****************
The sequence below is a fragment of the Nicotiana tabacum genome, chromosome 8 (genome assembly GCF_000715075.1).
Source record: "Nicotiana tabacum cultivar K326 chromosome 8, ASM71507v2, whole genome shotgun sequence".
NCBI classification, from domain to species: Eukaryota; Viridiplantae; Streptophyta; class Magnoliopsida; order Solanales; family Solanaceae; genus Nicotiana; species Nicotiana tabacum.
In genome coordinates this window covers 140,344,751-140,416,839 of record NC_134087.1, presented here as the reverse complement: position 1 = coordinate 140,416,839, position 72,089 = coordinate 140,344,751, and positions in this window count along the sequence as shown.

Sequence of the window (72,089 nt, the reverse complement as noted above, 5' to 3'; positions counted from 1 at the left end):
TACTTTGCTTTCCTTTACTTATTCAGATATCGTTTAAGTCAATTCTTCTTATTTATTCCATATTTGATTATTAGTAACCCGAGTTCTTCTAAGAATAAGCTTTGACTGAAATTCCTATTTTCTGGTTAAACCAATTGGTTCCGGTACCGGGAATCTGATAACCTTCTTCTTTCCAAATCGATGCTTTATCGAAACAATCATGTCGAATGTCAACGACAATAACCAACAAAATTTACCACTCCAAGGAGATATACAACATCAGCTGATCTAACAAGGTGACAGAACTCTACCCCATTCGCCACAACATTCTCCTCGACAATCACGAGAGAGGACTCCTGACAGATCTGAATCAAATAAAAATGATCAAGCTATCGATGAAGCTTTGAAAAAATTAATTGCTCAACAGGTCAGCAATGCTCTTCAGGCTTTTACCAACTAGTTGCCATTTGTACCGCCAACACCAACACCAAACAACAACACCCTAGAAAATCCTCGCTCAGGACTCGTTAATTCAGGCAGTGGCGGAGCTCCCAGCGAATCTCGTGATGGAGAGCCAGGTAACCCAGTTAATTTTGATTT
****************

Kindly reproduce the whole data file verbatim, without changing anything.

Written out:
The sequence below is a fragment of the Nicotiana tabacum genome, chromosome 8 (genome assembly GCF_000715075.1).
Source record: "Nicotiana tabacum cultivar K326 chromosome 8, ASM71507v2, whole genome shotgun sequence".
NCBI classification, from domain to species: Eukaryota; Viridiplantae; Streptophyta; class Magnoliopsida; order Solanales; family Solanaceae; genus Nicotiana; species Nicotiana tabacum.
In genome coordinates this window covers 140,344,751-140,416,839 of record NC_134087.1, presented here as the reverse complement: position 1 = coordinate 140,416,839, position 72,089 = coordinate 140,344,751, and positions in this window count along the sequence as shown.

Sequence of the window (72,089 nt, the reverse complement as noted above, 5' to 3'; positions counted from 1 at the left end):
TACTTTGCTTTCCTTTACTTATTCAGATATCGTTTAAGTCAATTCTTCTTATTTATTCCATATTTGATTATTAGTAACCCGAGTTCTTCTAAGAATAAGCTTTGACTGAAATTCCTATTTTCTGGTTAAACCAATTGGTTCCGGTACCGGGAATCTGATAACCTTCTTCTTTCCAAATCGATGCTTTATCGAAACAATCATGTCGAATGTCAACGACAATAACCAACAAAATTTACCACTCCAAGGAGATATACAACATCAGCTGATCTAACAAGGTGACAGAACTCTACCCCATTCGCCACAACATTCTCCTCGACAATCACGAGAGAGGACTCCTGACAGATCTGAATCAAATAAAAATGATCAAGCTATCGATGAAGCTTTGAAAAAATTAATTGCTCAACAGGTCAGCAATGCTCTTCAGGCTTTTACCAACTAGTTGCCATTTGTACCGCCAACACCAACACCAAACAACAACACCCTAGAAAATCCTCGCTCAGGACTCGTTAATTCAGGCAGTGGCGGAGCTCCCAGCGAATCTCGTGATGGAGAGCCAGGTAACCCAGTTAATTTTGATTT